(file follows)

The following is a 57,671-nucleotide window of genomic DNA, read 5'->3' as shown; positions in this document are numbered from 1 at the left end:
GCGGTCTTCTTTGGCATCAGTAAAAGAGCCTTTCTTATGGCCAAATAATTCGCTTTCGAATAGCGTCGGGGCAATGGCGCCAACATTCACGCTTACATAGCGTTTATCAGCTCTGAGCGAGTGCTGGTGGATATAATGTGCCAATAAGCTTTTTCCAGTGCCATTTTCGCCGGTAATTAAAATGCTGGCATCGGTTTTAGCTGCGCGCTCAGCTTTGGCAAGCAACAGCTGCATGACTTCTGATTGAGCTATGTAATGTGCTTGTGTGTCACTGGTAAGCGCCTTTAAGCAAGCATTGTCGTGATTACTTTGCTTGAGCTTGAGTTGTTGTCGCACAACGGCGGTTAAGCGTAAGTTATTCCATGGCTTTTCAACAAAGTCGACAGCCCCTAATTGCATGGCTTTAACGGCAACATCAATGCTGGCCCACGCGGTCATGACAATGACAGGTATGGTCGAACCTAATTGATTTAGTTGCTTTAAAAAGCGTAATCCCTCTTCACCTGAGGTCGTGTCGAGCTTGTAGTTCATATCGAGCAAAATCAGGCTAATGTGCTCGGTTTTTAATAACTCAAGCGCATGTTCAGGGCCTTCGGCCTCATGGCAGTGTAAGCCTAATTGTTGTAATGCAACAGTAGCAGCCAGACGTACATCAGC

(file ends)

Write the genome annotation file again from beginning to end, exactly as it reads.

The following is a 57,671-nucleotide window of genomic DNA, read 5'->3' as shown; positions in this document are numbered from 1 at the left end:
GCGGTCTTCTTTGGCATCAGTAAAAGAGCCTTTCTTATGGCCAAATAATTCGCTTTCGAATAGCGTCGGGGCAATGGCGCCAACATTCACGCTTACATAGCGTTTATCAGCTCTGAGCGAGTGCTGGTGGATATAATGTGCCAATAAGCTTTTTCCAGTGCCATTTTCGCCGGTAATTAAAATGCTGGCATCGGTTTTAGCTGCGCGCTCAGCTTTGGCAAGCAACAGCTGCATGACTTCTGATTGAGCTATGTAATGTGCTTGTGTGTCACTGGTAAGCGCCTTTAAGCAAGCATTGTCGTGATTACTTTGCTTGAGCTTGAGTTGTTGTCGCACAACGGCGGTTAAGCGTAAGTTATTCCATGGCTTTTCAACAAAGTCGACAGCCCCTAATTGCATGGCTTTAACGGCAACATCAATGCTGGCCCACGCGGTCATGACAATGACAGGTATGGTCGAACCTAATTGATTTAGTTGCTTTAAAAAGCGTAATCCCTCTTCACCTGAGGTCGTGTCGAGCTTGTAGTTCATATCGAGCAAAATCAGGCTAATGTGCTCGGTTTTTAATAACTCAAGCGCATGTTCAGGGCCTTCGGCCTCATGGCAGTGTAAGCCTAATTGTTGTAATGCAACAGTAGCAGCCAGACGTACATCAGC